Agilent, Accelrys announce re-seller agreement that covers breadth of both companies’ informatics products
SAN DIEGO—In a deal aimed at providing pharmaceuticalcustomers with an integrated set of informatics tools that stretch from earlydiscovery through manufacturing, Agilent Technologies Inc. and Accelrys Inc.announced a mutual reseller agreement that provides for the licensing andintegration of the breadth of informatics products offered by each company.
The result, officials at both companies say, is a powerfulcombination of two of the leading informatics companies in the business, bothworking under a similar business model that could provide pharmaceuticalcompanies with an integrated informatics offering across the discovery anddevelopment continuum.
"There is not a great deal of overlap in the products wesell or the markets we serve," says BillTaylor, vice president of marketing for Accelrys. "Agilent's products arefocused in QA/QC and manufacturing and [our] expertise is in research, datamanagement and early development. Our approach to the market is to providepre-integrated solutions to researchers that, at their core, are open platformsthat allow researchers to chose the technology they want and not burden themwith the task of integrating different informatics products."
According to Francois Mandeville, M&A partnershipbusiness manager with Agilent, the deal came together over the course of ninemonths and was driven by three separate "threads".
First, was an extended discussion at an industry trade eventbetween Agilent CTO Darlene Soloman and Accelrys President and CEO Mark Emkjer.This resulted in a deeper technology discussion between the two companiesthrough which it became apparent how compatible the companies were based ontheir philosophies and complementary product portfolios.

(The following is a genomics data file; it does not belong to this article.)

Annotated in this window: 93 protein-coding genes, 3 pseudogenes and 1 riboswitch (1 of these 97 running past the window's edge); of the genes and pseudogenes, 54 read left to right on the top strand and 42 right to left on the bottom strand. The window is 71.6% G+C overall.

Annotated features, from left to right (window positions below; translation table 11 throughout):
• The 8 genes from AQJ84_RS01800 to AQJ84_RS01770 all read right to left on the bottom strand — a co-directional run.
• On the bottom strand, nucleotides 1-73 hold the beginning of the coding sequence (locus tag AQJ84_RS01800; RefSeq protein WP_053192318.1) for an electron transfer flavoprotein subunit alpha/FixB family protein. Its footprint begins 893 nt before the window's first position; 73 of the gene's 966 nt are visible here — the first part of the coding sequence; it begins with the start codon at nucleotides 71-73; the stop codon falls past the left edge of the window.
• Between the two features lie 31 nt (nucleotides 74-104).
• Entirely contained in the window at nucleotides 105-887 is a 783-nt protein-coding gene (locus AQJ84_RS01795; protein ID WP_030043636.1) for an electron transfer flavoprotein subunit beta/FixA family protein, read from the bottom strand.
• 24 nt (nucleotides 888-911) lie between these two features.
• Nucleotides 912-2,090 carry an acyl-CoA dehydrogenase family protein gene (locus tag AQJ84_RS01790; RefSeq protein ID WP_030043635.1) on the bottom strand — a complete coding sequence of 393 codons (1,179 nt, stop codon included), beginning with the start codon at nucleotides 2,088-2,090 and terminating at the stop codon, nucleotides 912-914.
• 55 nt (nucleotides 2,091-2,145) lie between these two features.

Second, prior to this agreement, the companies had each madestrategic decisions to make their software and technologies "open" to allow foreasier integration of software from other providers in an effort allowcustomers flexibility in the informatics tools they choose.
The third thread, and in many ways the icing on the cake fora deal that seemed inevitable, was Agilent's June acquisition of Frenchelectronic lab notebook (ELN) company Kalabie. This deal made Agilent andAccelrys collaborators for this first time, as Kalabie had built its ELNfunctionality on top of Accerys' Accord cheminformatics platform.
Specifically, the deal ties together Agilent's OpenLAB enterprisecontent manger, Kalabie ELN and GeneSpring software, with Accelrys' operatingplatforms, Accord and the Pipeline Pilot sold under its SciTegic division.
While the customer lists of Agilent and Accelrys containmany of the same pharma and biotech customers, there is very little overlap indirect contacts since the products are targeted at different areas of thediscovery and development pipeline. But Mandeville doesn't see this as aproblem in bringing the broader solution to market, though it may take time anda grassroots approach.
"Throughout the discovery activity what you have are aseries of islands of automation and typically what you see are lab leaders inany one of these islands seeking a solution for a team of 15 to 20 people," hesays. "Since the fundamental tenet oflife science discovery is to connect the dots, what we do is allow for thecontinuation of the autonomous islands but also give them a tool to providetheir information and access to information from other islands across theenterprise."
Further, Taylornotes, the commitment to open architecture also allows scientists to continuingworking with both tools and software they are comfortable using, even thosethat are not from Agilent or Accelrys.
"If you look at OpenLAB, Agilent provides scientist with thebroadest set of interfaces to instruments other than their own," he says. "Andthe same is true of what Accelrys has done with our SciTegic ISV program. Ourcustomers don't want platforms that are proprietary. They want to spend moretime on their research and less time integrating their data."